Just saw something worth noting. I was on a machine running Office XP and tried to open an Office Open XML (OOXML) formatted document. I don’t know why I tried that, but I did.
Word was smart enough to put up the following dialog:
Now, that is something I hadn’t seen before. I think we all knew that Microsoft was planning a compatibility pack for enabling OOXML on Office 2003 and Office XP. But my 2002 version of Windows XP knows about OOXML? I guess this wisdom must have come down in a previously downloaded Office patch.
In any case, if you click yes, you are directed to this page where you are offered a download of “Microsoft Office Compatibility Pack for Word, Excel, and PowerPoint 2007 File Formats (Beta 2)”. I had the pre-req’s, which included Windows XP SP2 and Office XP SP 3. So downloading a few file conversion filters should be simple and small, right?
Well, simple, but not so small. I was suprised to see that the convertors download was 43MB. That seems a bit large. In comparison, you can download a complete copy of OpenOffice.org, with included support for ODF documents and the Office binary formats, and the entire product is only a 93MB download. The 0.2 ODF Add-in for Word is only 1MB in size. So why does adding OOXML support to Office XP require a 43MB download?
In any case, once it is downloaded and installed, the integration with Office appears seemless. You can open OOXML files from the Windows Explorer by double-clicking on them, you can browse and load them as expected from the File Open dialog in Office, you can re-save files in OOXML format via the File Save, you can create a new document and save it as OOXML, you can even configure Word XP so the OOXML formats are the default format for all saved documents in Word. In fact, you can do all of those things that the Microsoft-supported ODF Add-in is not doing.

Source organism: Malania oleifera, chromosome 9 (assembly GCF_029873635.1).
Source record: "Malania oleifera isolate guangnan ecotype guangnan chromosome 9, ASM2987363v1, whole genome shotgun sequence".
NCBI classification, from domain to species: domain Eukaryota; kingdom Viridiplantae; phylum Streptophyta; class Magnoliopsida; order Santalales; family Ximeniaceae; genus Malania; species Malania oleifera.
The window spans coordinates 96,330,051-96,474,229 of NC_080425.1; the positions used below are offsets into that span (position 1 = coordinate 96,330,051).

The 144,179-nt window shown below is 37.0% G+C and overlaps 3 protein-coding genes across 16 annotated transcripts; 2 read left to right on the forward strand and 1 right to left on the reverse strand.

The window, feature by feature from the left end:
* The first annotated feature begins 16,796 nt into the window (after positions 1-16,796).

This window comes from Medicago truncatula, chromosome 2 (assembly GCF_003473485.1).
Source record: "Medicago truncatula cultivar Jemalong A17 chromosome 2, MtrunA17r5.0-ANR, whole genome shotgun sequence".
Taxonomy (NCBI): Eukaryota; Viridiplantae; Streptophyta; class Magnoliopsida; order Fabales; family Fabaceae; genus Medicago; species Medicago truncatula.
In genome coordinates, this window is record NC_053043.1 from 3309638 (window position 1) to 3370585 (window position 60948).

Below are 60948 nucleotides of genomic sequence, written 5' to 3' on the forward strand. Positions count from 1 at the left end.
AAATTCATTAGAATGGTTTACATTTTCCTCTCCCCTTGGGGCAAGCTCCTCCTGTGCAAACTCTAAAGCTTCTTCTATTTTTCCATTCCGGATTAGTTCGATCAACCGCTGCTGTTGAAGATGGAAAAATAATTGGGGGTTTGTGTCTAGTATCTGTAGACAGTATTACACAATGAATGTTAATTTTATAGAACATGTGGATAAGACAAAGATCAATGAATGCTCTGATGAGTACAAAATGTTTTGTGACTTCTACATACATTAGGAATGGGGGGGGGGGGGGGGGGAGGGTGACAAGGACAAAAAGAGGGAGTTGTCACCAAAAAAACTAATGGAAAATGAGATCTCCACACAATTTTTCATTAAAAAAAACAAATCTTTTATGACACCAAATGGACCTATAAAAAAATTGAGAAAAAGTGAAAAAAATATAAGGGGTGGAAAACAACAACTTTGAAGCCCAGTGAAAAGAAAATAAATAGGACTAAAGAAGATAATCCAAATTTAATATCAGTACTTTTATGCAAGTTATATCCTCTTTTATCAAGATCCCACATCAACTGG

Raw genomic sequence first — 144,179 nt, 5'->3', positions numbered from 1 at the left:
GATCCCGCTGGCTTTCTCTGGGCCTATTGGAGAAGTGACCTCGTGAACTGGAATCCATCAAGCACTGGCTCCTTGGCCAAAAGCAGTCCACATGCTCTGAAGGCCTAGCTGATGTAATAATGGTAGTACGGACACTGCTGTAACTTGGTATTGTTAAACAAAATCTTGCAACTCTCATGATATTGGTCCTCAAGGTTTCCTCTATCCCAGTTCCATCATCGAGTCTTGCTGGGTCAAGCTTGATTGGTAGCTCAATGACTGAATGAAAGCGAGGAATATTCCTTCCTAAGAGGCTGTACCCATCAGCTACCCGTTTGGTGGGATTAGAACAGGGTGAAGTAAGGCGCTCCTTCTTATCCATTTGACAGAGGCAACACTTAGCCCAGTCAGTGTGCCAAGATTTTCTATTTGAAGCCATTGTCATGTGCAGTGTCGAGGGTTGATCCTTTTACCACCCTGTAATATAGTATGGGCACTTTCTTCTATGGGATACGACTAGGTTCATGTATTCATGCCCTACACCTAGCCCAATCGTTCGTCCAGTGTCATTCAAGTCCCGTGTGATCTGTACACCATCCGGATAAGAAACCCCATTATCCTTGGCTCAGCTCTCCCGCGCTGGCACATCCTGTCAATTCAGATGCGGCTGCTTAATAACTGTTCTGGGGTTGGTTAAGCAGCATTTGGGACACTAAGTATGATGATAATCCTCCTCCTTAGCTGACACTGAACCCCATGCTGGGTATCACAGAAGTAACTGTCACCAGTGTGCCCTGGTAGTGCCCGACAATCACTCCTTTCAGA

As reported earlier, the Microsoft support for ODF puts this ISO standard at a distinct disadvantage, providing no shell integration, removing it from its expected place in the File/Open and File/Save menus, and preventing users from making it the default format in Office.
So, let’s update the file format support matrix:
|Criterion||DOC Format in OpenOffice||ODF Format in Word 2007||OOXML Format in Word XP|
|1. Format supported in default install||Yes.||No. Requires a download and install of separate, unsupported Add-in.||No, but you are prompted to download a free converter pack the first time you attempt to open an OOXML file|
|2. File Open integration||Yes.||No. ODF is not listed in the default File Open dialog and doing a Control-O will not show ODF documents. However, ODF import is available in a separate menu item elsewhere in the menu system.||Yes.|
|3. Save new document integration||Yes.||No. In fact no ODF save ability exists in the current version of the Add-in. There is a place holder for the ODF save operation, though it is on its own menu, and would not be shown when doing a simple Control-S to save a new document.||Yes.|
|4. Can be made the default format||Yes.||No. Although other non-Microsoft formats, such as “Plain Text” can be made the default format, ODF cannot.||Yes.|
|5. Simple round-tripping||Yes.||No. When an ODF document is loaded, its name is automatically changed and it is made read-only. So loading sampler.odt results in Word having a read-only version of sampler_tmp.docx. Attempting a simple Control-S to save will give an error.||Yes.|
|6. Shell integration||Yes.||No.||Yes.|
I tip my hat to Microsoft for the way they have provided OOXML support in earlier versions of Office. Aside from the size of the download, the process was simple and the integration was seamless. That’s the way it should be. But what makes them think that customers using ODF format would want anything less than this? That fact that they’ve been able to integrate OOXML so well only increases the shame in having integrated ODF so poorly.